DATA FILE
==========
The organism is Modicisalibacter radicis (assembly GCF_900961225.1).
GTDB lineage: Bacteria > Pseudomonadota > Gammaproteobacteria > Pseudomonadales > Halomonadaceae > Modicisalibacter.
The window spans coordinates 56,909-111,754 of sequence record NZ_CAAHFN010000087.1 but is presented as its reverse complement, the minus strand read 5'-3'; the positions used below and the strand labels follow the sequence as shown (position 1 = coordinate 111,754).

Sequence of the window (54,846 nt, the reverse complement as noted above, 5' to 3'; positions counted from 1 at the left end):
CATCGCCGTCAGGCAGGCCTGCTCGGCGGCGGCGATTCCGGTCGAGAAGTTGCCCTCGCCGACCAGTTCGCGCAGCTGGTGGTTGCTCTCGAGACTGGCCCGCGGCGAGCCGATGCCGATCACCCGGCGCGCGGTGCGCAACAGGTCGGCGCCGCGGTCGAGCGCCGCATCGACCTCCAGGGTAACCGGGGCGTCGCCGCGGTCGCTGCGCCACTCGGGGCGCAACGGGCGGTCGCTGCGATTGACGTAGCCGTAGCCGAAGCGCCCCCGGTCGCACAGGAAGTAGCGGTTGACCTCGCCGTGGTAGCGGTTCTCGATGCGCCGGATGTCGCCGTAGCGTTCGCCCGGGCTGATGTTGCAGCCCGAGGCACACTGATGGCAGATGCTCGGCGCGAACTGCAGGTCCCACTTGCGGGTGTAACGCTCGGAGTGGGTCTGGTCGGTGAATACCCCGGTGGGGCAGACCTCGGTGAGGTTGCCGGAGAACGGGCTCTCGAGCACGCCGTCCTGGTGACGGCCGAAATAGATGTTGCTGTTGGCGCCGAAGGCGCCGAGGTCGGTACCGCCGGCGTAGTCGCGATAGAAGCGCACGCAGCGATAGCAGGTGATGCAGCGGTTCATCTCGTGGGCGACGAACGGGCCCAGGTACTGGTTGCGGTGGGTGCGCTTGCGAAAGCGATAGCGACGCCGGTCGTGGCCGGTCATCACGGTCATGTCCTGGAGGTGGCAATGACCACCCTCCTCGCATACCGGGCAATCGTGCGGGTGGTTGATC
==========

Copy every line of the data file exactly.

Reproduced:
The organism is Modicisalibacter radicis (assembly GCF_900961225.1).
GTDB lineage: Bacteria > Pseudomonadota > Gammaproteobacteria > Pseudomonadales > Halomonadaceae > Modicisalibacter.
The window spans coordinates 56,909-111,754 of sequence record NZ_CAAHFN010000087.1 but is presented as its reverse complement, the minus strand read 5'-3'; the positions used below and the strand labels follow the sequence as shown (position 1 = coordinate 111,754).

Sequence of the window (54,846 nt, the reverse complement as noted above, 5' to 3'; positions counted from 1 at the left end):
CATCGCCGTCAGGCAGGCCTGCTCGGCGGCGGCGATTCCGGTCGAGAAGTTGCCCTCGCCGACCAGTTCGCGCAGCTGGTGGTTGCTCTCGAGACTGGCCCGCGGCGAGCCGATGCCGATCACCCGGCGCGCGGTGCGCAACAGGTCGGCGCCGCGGTCGAGCGCCGCATCGACCTCCAGGGTAACCGGGGCGTCGCCGCGGTCGCTGCGCCACTCGGGGCGCAACGGGCGGTCGCTGCGATTGACGTAGCCGTAGCCGAAGCGCCCCCGGTCGCACAGGAAGTAGCGGTTGACCTCGCCGTGGTAGCGGTTCTCGATGCGCCGGATGTCGCCGTAGCGTTCGCCCGGGCTGATGTTGCAGCCCGAGGCACACTGATGGCAGATGCTCGGCGCGAACTGCAGGTCCCACTTGCGGGTGTAACGCTCGGAGTGGGTCTGGTCGGTGAATACCCCGGTGGGGCAGACCTCGGTGAGGTTGCCGGAGAACGGGCTCTCGAGCACGCCGTCCTGGTGACGGCCGAAATAGATGTTGCTGTTGGCGCCGAAGGCGCCGAGGTCGGTACCGCCGGCGTAGTCGCGATAGAAGCGCACGCAGCGATAGCAGGTGATGCAGCGGTTCATCTCGTGGGCGACGAACGGGCCCAGGTACTGGTTGCGGTGGGTGCGCTTGCGAAAGCGATAGCGACGCCGGTCGTGGCCGGTCATCACGGTCATGTCCTGGAGGTGGCAATGACCACCCTCCTCGCATACCGGGCAATCGTGCGGGTGGTTGATC